e no taxes or transaction costs; 2) all investors share the same market opportunities; and 3) all investors have the same information on expected returns, volatilities, and correlations of securities available. It was found that under these assumptions Tobin’s (1958) super efficient portfolio (it consists of the risk-free asset added to Markowitz’s portfolio on the efficient frontier) must also be market portfolio.
Further on, Sharpe (1964) divided portfolio risk into systematic and specific. While systematic risk affects every asset of a portfolio (as the market moves, each individual asset is more or less affected), specific risks are unique to individual assets (it represents the component of an assets return which is uncorrelated with general market moves) and thus can be diversified in the context of a whole portfolio. In other words, the expected rate of return of a portfolio depends not on specific risks of assets, but on the systematic risk of a portfolio.
where ERi is the expected rate of return on asset i, Rf is a risk-free rate, ERm is the expected rate of return of the market portfolio, and β is systematic risk. As can be seen from the SML equation, excess return depends on beta alone and not on systematic risk plus specific risk. Moreover, the connection between rate of return and beta is linear for portfolios.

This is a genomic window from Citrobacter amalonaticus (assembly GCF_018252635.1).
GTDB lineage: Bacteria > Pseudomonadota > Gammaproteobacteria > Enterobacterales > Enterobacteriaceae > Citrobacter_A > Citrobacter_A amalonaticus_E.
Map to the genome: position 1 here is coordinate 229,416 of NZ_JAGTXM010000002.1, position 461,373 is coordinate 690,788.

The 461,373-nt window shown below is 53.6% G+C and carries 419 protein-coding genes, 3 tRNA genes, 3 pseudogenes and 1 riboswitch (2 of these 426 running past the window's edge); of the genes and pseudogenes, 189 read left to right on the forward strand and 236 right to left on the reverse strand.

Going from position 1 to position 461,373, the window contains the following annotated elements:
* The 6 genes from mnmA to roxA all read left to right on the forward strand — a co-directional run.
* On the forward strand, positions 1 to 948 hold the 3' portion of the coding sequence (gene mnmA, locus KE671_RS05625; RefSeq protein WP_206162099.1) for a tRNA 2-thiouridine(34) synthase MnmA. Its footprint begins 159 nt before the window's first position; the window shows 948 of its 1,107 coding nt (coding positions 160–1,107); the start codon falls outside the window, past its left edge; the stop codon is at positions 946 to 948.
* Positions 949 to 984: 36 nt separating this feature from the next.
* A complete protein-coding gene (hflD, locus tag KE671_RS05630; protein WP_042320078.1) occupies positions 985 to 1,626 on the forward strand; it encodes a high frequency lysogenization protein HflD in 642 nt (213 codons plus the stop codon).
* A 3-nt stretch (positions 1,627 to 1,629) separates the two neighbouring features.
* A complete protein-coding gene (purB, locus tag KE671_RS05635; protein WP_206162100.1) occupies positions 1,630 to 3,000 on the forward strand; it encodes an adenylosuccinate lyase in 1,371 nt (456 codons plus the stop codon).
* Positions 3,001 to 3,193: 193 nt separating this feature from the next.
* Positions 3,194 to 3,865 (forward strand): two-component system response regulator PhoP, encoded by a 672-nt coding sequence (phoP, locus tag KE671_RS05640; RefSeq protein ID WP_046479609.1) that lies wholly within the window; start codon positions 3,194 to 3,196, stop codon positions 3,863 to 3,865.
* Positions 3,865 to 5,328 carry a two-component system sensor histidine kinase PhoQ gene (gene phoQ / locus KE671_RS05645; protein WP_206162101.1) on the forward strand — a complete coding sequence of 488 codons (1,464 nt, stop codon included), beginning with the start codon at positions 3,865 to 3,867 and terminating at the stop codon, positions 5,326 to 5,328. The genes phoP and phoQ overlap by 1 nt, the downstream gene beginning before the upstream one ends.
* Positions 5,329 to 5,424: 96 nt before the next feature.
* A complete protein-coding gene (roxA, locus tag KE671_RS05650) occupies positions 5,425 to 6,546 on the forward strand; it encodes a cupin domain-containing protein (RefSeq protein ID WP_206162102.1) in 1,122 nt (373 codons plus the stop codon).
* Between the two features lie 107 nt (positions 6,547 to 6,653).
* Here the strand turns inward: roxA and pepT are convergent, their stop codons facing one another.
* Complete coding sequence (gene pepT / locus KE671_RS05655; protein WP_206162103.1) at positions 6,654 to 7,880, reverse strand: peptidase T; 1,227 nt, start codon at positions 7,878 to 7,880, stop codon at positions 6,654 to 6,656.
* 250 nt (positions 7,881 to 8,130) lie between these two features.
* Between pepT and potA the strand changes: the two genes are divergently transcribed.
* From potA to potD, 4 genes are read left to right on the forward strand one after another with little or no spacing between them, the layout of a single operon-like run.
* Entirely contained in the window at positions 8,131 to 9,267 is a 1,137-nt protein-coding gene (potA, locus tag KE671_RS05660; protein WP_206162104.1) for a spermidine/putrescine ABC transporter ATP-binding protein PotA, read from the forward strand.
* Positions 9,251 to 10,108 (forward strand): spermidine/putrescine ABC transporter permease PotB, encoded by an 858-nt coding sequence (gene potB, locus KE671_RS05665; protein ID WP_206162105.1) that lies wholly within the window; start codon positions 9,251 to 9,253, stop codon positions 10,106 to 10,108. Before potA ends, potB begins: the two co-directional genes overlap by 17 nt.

Obviously, CAPM was designed as a way to determine prices of assets in market portfolios. Indeed, given a systematic risk value and asset’s expected rate of return investor can adjust the price of an asset using the SML formula. However, because of its ‘ideal’ nature CAPM is often seen only as a theoretical tool. In practice its main assumptions are not true, and all investors have different information on risk-return characteristics of assets.
Since CAPM introduction to nowadays SML equation became a topic of wide academic discussion. Studies performed to assess the validity of CAPM can be divided into three general groups: